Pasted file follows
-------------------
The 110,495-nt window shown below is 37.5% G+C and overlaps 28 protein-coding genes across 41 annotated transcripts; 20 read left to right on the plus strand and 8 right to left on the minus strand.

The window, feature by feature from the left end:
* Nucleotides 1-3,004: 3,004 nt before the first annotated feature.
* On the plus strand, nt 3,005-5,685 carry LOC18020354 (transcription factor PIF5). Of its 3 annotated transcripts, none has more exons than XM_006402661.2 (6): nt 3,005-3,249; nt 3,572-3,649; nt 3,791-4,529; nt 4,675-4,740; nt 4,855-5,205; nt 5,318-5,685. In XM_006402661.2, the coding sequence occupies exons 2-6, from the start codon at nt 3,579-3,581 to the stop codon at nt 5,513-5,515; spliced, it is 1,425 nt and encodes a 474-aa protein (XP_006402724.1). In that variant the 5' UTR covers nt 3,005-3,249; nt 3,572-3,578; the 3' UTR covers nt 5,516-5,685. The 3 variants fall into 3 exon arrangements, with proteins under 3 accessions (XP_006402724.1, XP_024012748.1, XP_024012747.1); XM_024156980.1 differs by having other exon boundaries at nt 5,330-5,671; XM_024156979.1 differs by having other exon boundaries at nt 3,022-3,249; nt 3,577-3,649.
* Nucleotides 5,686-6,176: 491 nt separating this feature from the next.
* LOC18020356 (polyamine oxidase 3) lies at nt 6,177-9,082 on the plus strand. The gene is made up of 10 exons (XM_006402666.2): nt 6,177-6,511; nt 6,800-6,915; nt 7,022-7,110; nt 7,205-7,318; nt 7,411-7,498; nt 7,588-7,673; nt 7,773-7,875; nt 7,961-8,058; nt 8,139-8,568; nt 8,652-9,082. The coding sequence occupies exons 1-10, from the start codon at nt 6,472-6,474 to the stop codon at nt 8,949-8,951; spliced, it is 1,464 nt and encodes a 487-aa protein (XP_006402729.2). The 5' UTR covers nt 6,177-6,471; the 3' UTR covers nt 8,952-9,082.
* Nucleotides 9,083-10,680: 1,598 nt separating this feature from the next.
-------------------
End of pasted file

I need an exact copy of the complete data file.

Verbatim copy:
The 110,495-nt window shown below is 37.5% G+C and overlaps 28 protein-coding genes across 41 annotated transcripts; 20 read left to right on the plus strand and 8 right to left on the minus strand.

The window, feature by feature from the left end:
* Nucleotides 1-3,004: 3,004 nt before the first annotated feature.
* On the plus strand, nt 3,005-5,685 carry LOC18020354 (transcription factor PIF5). Of its 3 annotated transcripts, none has more exons than XM_006402661.2 (6): nt 3,005-3,249; nt 3,572-3,649; nt 3,791-4,529; nt 4,675-4,740; nt 4,855-5,205; nt 5,318-5,685. In XM_006402661.2, the coding sequence occupies exons 2-6, from the start codon at nt 3,579-3,581 to the stop codon at nt 5,513-5,515; spliced, it is 1,425 nt and encodes a 474-aa protein (XP_006402724.1). In that variant the 5' UTR covers nt 3,005-3,249; nt 3,572-3,578; the 3' UTR covers nt 5,516-5,685. The 3 variants fall into 3 exon arrangements, with proteins under 3 accessions (XP_006402724.1, XP_024012748.1, XP_024012747.1); XM_024156980.1 differs by having other exon boundaries at nt 5,330-5,671; XM_024156979.1 differs by having other exon boundaries at nt 3,022-3,249; nt 3,577-3,649.
* Nucleotides 5,686-6,176: 491 nt separating this feature from the next.
* LOC18020356 (polyamine oxidase 3) lies at nt 6,177-9,082 on the plus strand. The gene is made up of 10 exons (XM_006402666.2): nt 6,177-6,511; nt 6,800-6,915; nt 7,022-7,110; nt 7,205-7,318; nt 7,411-7,498; nt 7,588-7,673; nt 7,773-7,875; nt 7,961-8,058; nt 8,139-8,568; nt 8,652-9,082. The coding sequence occupies exons 1-10, from the start codon at nt 6,472-6,474 to the stop codon at nt 8,949-8,951; spliced, it is 1,464 nt and encodes a 487-aa protein (XP_006402729.2). The 5' UTR covers nt 6,177-6,471; the 3' UTR covers nt 8,952-9,082.
* Nucleotides 9,083-10,680: 1,598 nt separating this feature from the next.